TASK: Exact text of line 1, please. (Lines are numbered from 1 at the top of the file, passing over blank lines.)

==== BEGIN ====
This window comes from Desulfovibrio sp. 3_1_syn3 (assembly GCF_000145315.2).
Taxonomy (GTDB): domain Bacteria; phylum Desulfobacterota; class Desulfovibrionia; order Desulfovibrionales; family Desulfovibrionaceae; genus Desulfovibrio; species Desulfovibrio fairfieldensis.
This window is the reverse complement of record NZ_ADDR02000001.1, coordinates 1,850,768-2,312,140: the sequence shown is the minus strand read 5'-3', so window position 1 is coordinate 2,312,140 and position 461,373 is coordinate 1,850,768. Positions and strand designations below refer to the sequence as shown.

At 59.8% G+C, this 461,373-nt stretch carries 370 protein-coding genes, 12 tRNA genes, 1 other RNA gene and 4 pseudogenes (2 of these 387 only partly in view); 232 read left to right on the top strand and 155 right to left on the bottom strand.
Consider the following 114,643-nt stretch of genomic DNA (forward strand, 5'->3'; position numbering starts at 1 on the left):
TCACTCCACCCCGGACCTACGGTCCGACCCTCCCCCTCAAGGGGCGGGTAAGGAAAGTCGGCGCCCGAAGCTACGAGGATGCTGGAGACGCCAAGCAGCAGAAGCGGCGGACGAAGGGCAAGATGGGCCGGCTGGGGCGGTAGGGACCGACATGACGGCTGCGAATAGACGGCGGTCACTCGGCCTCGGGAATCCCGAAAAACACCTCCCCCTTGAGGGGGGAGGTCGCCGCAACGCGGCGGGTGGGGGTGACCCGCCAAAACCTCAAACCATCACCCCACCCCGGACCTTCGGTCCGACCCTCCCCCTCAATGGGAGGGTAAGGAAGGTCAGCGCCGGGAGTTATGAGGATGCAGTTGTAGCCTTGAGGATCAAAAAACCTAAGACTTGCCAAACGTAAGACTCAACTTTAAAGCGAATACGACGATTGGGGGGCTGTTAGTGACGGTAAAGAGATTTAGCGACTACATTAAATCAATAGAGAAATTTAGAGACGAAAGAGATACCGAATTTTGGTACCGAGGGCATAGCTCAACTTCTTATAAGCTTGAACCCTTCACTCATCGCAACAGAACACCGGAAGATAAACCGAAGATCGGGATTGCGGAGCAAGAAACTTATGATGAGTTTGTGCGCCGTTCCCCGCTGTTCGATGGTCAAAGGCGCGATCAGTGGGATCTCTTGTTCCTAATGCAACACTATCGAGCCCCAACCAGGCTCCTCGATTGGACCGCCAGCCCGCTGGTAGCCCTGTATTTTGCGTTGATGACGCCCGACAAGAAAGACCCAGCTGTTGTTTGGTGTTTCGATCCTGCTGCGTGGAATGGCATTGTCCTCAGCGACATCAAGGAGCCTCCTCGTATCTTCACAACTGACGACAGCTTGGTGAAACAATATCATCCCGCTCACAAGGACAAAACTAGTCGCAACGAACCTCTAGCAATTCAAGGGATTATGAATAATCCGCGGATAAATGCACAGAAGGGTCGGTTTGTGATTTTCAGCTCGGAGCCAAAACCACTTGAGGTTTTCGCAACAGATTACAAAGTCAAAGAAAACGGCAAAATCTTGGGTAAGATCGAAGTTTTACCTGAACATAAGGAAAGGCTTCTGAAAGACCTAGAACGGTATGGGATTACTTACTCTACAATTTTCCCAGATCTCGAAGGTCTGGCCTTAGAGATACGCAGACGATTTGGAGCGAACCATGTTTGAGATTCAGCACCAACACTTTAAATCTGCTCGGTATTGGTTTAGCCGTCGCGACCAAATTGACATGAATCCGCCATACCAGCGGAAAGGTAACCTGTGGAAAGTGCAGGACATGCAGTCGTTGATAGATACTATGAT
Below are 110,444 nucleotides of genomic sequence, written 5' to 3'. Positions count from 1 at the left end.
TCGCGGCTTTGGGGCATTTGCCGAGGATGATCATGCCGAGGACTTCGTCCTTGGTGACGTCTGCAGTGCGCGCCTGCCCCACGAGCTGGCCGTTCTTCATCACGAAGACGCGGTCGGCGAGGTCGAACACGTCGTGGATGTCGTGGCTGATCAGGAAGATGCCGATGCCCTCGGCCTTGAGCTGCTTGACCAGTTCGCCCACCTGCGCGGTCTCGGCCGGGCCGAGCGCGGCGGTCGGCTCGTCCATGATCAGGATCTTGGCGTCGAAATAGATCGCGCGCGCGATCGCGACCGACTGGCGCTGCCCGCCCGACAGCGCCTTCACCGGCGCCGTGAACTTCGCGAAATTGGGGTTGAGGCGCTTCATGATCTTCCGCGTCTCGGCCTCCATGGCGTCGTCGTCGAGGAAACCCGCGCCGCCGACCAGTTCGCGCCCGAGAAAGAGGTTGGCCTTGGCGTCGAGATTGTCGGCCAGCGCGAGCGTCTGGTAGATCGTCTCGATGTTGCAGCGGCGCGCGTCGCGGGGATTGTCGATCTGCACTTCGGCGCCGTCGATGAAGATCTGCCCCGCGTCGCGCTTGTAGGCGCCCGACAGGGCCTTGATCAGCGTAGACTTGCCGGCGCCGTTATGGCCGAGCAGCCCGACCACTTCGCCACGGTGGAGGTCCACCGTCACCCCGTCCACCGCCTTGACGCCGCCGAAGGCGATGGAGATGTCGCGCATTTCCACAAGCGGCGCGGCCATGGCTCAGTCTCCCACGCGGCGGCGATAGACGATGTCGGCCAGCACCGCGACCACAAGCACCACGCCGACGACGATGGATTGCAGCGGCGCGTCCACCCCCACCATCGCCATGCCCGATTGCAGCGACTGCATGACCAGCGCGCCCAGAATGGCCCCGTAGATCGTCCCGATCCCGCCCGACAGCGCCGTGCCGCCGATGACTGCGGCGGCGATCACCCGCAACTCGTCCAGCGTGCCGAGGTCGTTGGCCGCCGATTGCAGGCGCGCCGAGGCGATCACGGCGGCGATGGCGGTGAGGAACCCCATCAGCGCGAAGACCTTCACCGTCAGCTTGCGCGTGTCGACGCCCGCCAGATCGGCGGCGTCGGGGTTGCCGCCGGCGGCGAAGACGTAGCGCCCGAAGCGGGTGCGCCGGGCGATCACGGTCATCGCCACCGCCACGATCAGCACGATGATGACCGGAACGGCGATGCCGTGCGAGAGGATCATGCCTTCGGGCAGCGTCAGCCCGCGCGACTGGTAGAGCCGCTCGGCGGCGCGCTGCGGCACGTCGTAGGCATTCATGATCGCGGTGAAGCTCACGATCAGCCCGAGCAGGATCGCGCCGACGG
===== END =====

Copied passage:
This window comes from Desulfovibrio sp. 3_1_syn3 (assembly GCF_000145315.2).